If you notice your mental health worsening during the holidays, take hope! You can do many things to boost your mood or reduce stress. Consider these options:
- Practice self-care. What activities help you feel refreshed or relaxed? Taking a walk around your property, watching a favorite movie, or driving through a Christmas light display in your community are all simple activities that can bring happiness.
- Avoid negative coping strategies. It is common for people to enjoy alcoholic beverages, but excessive drinking to change your mood can harm your physical and mental health. Click here to learn more.
- Set healthy boundaries. It is okay to say “no” or “not right now.” If your schedule is too busy, consider limiting the number of invitations you accept. If family gatherings are a little contentious, plan to stay for only an hour or two.
- Follow your regular routine. Enjoy holiday treats AND remember your veggies and protein. Settle in for a fun movie night AND aim for 7-8 hours of sleep each night. Proper rest and nutrition help your mental health tremendously!
- Acknowledge your feelings. Talk to a trusted friend or family member and tell them how you feel. Sometimes, just saying words out loud can help remove a burden from our minds. Your loved ones may also be able to provide additional support.
Sometimes, our own efforts aren’t quite enough. Don’t hesitate to contact a trained professional if your mental health worsens or you experience a mental health crisis. Here are some important resources:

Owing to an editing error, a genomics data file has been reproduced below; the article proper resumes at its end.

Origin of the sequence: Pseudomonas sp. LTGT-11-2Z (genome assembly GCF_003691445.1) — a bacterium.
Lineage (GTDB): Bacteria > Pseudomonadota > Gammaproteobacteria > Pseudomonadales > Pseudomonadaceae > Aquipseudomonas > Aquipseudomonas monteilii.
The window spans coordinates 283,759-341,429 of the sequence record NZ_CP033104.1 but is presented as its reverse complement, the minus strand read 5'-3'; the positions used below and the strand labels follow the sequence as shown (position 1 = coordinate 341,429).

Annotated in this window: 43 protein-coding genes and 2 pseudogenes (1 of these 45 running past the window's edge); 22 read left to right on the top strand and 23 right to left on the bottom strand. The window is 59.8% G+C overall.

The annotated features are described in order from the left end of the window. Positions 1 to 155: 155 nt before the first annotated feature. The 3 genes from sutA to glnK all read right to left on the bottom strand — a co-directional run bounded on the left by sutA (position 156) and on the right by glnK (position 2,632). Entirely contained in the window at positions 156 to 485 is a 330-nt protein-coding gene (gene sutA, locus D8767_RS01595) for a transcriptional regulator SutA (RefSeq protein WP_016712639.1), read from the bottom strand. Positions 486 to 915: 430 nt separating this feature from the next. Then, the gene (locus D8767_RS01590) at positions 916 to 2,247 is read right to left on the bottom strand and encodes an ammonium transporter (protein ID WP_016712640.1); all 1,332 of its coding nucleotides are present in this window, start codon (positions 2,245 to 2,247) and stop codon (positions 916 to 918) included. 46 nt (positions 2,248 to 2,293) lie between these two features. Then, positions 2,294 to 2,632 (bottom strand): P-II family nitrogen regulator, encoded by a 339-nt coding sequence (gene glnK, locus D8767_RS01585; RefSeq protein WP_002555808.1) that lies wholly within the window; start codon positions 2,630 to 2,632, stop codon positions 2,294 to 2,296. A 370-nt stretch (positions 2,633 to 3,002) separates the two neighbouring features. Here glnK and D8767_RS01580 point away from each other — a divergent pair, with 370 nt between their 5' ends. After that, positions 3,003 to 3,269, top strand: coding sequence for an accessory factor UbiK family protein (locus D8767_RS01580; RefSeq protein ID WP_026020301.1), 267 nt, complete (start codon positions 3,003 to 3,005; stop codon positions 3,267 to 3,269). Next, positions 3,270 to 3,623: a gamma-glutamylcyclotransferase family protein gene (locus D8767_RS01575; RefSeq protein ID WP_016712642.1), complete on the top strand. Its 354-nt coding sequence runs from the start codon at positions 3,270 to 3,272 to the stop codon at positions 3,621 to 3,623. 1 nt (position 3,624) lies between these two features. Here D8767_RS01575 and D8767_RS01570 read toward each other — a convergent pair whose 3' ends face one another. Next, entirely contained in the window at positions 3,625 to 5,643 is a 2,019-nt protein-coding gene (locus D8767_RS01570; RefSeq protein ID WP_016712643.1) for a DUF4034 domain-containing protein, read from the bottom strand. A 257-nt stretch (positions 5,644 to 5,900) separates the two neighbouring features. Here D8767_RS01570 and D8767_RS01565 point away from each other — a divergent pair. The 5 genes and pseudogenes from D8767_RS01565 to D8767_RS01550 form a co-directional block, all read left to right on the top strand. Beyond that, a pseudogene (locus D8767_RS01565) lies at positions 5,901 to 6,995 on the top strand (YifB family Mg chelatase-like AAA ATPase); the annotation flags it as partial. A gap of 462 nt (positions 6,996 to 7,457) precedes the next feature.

- 988 – call or text this number 24/7 to be connected to the Suicide and Crisis Prevention Lifeline. A trained counselor will listen to you, support you, and share resources in your area.
- 741741 – text the Crisis Lifeline 24/7 to connect with a trained counselor.
- 911 – if you or a loved one are experiencing suicidal thoughts or a medical emergency, call emergency services immediately.
- 1-800-720-9616 – The Ohio Careline is a 24/7 service that provides emotional support and connects callers to local resources.
The holidays can be a time of excitement and happiness and can also be challenging or difficult. You can take many steps personally, and many professionals can help. You are not alone. Take the steps you need to protect and improve your mental health today.
“The topic (mental health) has long been stigmatized in farming communities. We’re tough. We can handle things on our own. We don’t need to be all touchy-feely, talking about our emotions or our problems. Things need to get done. Animals need our care. Crops need to be harvested. Farmers would much rather push it all down inside and keep going.” This is a powerful quote from an article published by Farm and Dairy. In this article, the author features two stories of farm families impacted by suicide. Take a moment to read this piece written by author Rachel Wagoner.
As Suicide Prevention Month draws to a close for 2022, we want to remind you that if you are experiencing mental health challenges (anxiety, depression) or mental health emergencies (suicidal thoughts), YOU ARE NOT ALONE. There are many people who are ready, willing, and able to help you find the resources you need to feel better. Mental health challenges can be overwhelming, but it is important to know that with the right help, recovery is both possible and probable!